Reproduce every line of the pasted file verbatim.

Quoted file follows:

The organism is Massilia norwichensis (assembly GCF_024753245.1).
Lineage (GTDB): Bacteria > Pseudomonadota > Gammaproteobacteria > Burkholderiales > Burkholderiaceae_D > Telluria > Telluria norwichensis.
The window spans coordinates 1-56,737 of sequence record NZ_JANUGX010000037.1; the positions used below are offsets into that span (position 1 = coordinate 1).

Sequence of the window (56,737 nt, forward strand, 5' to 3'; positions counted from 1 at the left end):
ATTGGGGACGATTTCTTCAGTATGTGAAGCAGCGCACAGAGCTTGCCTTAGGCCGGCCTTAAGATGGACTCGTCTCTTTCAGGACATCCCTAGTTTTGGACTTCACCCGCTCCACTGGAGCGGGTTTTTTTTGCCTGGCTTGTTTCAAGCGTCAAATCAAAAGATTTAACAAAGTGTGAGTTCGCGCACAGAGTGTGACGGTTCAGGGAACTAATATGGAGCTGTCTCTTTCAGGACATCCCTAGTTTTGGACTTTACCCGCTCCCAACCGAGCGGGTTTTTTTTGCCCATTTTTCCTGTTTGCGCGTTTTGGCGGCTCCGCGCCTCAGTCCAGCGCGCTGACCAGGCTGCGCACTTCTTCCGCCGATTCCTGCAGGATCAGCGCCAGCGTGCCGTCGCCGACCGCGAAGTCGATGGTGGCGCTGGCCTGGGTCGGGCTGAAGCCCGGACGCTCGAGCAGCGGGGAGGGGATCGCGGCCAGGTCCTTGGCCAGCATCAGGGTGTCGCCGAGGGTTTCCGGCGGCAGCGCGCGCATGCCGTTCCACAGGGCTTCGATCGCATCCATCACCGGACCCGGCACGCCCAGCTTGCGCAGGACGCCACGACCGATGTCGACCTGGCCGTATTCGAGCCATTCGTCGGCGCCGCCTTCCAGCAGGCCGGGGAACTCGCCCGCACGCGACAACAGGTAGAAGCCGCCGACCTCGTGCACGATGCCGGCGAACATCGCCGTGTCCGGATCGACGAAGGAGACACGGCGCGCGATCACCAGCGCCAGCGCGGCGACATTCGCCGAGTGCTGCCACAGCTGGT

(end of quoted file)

The organism is Massilia norwichensis (assembly GCF_024753245.1).
Lineage (GTDB): Bacteria > Pseudomonadota > Gammaproteobacteria > Burkholderiales > Burkholderiaceae_D > Telluria > Telluria norwichensis.
The window spans coordinates 1-56,737 of sequence record NZ_JANUGX010000037.1; the positions used below are offsets into that span (position 1 = coordinate 1).

Sequence of the window (56,737 nt, forward strand, 5' to 3'; positions counted from 1 at the left end):
ATTGGGGACGATTTCTTCAGTATGTGAAGCAGCGCACAGAGCTTGCCTTAGGCCGGCCTTAAGATGGACTCGTCTCTTTCAGGACATCCCTAGTTTTGGACTTCACCCGCTCCACTGGAGCGGGTTTTTTTTGCCTGGCTTGTTTCAAGCGTCAAATCAAAAGATTTAACAAAGTGTGAGTTCGCGCACAGAGTGTGACGGTTCAGGGAACTAATATGGAGCTGTCTCTTTCAGGACATCCCTAGTTTTGGACTTTACCCGCTCCCAACCGAGCGGGTTTTTTTTGCCCATTTTTCCTGTTTGCGCGTTTTGGCGGCTCCGCGCCTCAGTCCAGCGCGCTGACCAGGCTGCGCACTTCTTCCGCCGATTCCTGCAGGATCAGCGCCAGCGTGCCGTCGCCGACCGCGAAGTCGATGGTGGCGCTGGCCTGGGTCGGGCTGAAGCCCGGACGCTCGAGCAGCGGGGAGGGGATCGCGGCCAGGTCCTTGGCCAGCATCAGGGTGTCGCCGAGGGTTTCCGGCGGCAGCGCGCGCATGCCGTTCCACAGGGCTTCGATCGCATCCATCACCGGACCCGGCACGCCCAGCTTGCGCAGGACGCCACGACCGATGTCGACCTGGCCGTATTCGAGCCATTCGTCGGCGCCGCCTTCCAGCAGGCCGGGGAACTCGCCCGCACGCGACAACAGGTAGAAGCCGCCGACCTCGTGCACGATGCCGGCGAACATCGCCGTGTCCGGATCGACGAAGGAGACACGGCGCGCGATCACCAGCGCCAGCGCGGCGACATTCGCCGAGTGCTGCCACAGCTGGT